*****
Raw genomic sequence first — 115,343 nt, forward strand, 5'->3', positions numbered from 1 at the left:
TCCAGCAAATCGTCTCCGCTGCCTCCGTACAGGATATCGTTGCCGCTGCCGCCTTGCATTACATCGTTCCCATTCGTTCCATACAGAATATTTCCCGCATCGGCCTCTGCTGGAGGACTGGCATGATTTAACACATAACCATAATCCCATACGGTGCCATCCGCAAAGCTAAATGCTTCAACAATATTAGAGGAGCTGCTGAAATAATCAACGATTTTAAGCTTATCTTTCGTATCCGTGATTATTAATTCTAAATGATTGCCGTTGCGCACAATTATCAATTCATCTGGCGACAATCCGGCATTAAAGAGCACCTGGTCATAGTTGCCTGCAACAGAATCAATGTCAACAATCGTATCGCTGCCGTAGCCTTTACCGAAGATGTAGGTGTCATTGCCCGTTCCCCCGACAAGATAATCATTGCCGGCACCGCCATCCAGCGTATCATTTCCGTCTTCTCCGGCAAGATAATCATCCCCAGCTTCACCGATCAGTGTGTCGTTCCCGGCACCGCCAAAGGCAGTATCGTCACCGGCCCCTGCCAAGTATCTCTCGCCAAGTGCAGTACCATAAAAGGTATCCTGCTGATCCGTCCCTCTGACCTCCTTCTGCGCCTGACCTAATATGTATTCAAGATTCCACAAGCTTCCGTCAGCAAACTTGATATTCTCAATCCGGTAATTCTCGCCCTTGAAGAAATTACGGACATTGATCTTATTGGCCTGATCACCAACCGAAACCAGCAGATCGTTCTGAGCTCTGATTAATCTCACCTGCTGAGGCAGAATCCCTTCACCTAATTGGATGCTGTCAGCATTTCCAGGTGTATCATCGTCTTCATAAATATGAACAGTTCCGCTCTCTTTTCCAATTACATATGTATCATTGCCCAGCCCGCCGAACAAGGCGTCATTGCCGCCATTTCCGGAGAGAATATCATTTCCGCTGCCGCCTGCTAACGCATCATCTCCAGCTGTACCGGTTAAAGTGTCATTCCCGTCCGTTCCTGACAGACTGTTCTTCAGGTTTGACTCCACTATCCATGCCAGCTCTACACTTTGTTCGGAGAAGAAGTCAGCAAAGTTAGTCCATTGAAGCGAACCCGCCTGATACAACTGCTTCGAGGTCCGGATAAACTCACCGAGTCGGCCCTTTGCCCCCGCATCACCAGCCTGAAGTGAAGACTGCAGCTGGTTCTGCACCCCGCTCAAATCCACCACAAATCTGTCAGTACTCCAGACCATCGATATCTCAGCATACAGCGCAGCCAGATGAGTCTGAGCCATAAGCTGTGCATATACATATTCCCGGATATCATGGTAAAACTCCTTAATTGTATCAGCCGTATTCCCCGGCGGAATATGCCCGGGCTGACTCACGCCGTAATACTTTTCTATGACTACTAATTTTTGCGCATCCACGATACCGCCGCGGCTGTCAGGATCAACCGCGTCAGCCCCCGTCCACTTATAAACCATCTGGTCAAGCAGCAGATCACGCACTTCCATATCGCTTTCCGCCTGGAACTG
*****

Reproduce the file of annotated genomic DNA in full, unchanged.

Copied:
Raw genomic sequence first — 115,343 nt, forward strand, 5'->3', positions numbered from 1 at the left:
TCCAGCAAATCGTCTCCGCTGCCTCCGTACAGGATATCGTTGCCGCTGCCGCCTTGCATTACATCGTTCCCATTCGTTCCATACAGAATATTTCCCGCATCGGCCTCTGCTGGAGGACTGGCATGATTTAACACATAACCATAATCCCATACGGTGCCATCCGCAAAGCTAAATGCTTCAACAATATTAGAGGAGCTGCTGAAATAATCAACGATTTTAAGCTTATCTTTCGTATCCGTGATTATTAATTCTAAATGATTGCCGTTGCGCACAATTATCAATTCATCTGGCGACAATCCGGCATTAAAGAGCACCTGGTCATAGTTGCCTGCAACAGAATCAATGTCAACAATCGTATCGCTGCCGTAGCCTTTACCGAAGATGTAGGTGTCATTGCCCGTTCCCCCGACAAGATAATCATTGCCGGCACCGCCATCCAGCGTATCATTTCCGTCTTCTCCGGCAAGATAATCATCCCCAGCTTCACCGATCAGTGTGTCGTTCCCGGCACCGCCAAAGGCAGTATCGTCACCGGCCCCTGCCAAGTATCTCTCGCCAAGTGCAGTACCATAAAAGGTATCCTGCTGATCCGTCCCTCTGACCTCCTTCTGCGCCTGACCTAATATGTATTCAAGATTCCACAAGCTTCCGTCAGCAAACTTGATATTCTCAATCCGGTAATTCTCGCCCTTGAAGAAATTACGGACATTGATCTTATTGGCCTGATCACCAACCGAAACCAGCAGATCGTTCTGAGCTCTGATTAATCTCACCTGCTGAGGCAGAATCCCTTCACCTAATTGGATGCTGTCAGCATTTCCAGGTGTATCATCGTCTTCATAAATATGAACAGTTCCGCTCTCTTTTCCAATTACATATGTATCATTGCCCAGCCCGCCGAACAAGGCGTCATTGCCGCCATTTCCGGAGAGAATATCATTTCCGCTGCCGCCTGCTAACGCATCATCTCCAGCTGTACCGGTTAAAGTGTCATTCCCGTCCGTTCCTGACAGACTGTTCTTCAGGTTTGACTCCACTATCCATGCCAGCTCTACACTTTGTTCGGAGAAGAAGTCAGCAAAGTTAGTCCATTGAAGCGAACCCGCCTGATACAACTGCTTCGAGGTCCGGATAAACTCACCGAGTCGGCCCTTTGCCCCCGCATCACCAGCCTGAAGTGAAGACTGCAGCTGGTTCTGCACCCCGCTCAAATCCACCACAAATCTGTCAGTACTCCAGACCATCGATATCTCAGCATACAGCGCAGCCAGATGAGTCTGAGCCATAAGCTGTGCATATACATATTCCCGGATATCATGGTAAAACTCCTTAATTGTATCAGCCGTATTCCCCGGCGGAATATGCCCGGGCTGACTCACGCCGTAATACTTTTCTATGACTACTAATTTTTGCGCATCCACGATACCGCCGCGGCTGTCAGGATCAACCGCGTCAGCCCCCGTCCACTTATAAACCATCTGGTCAAGCAGCAGATCACGCACTTCCATATCGCTTTCCGCCTGGAACTG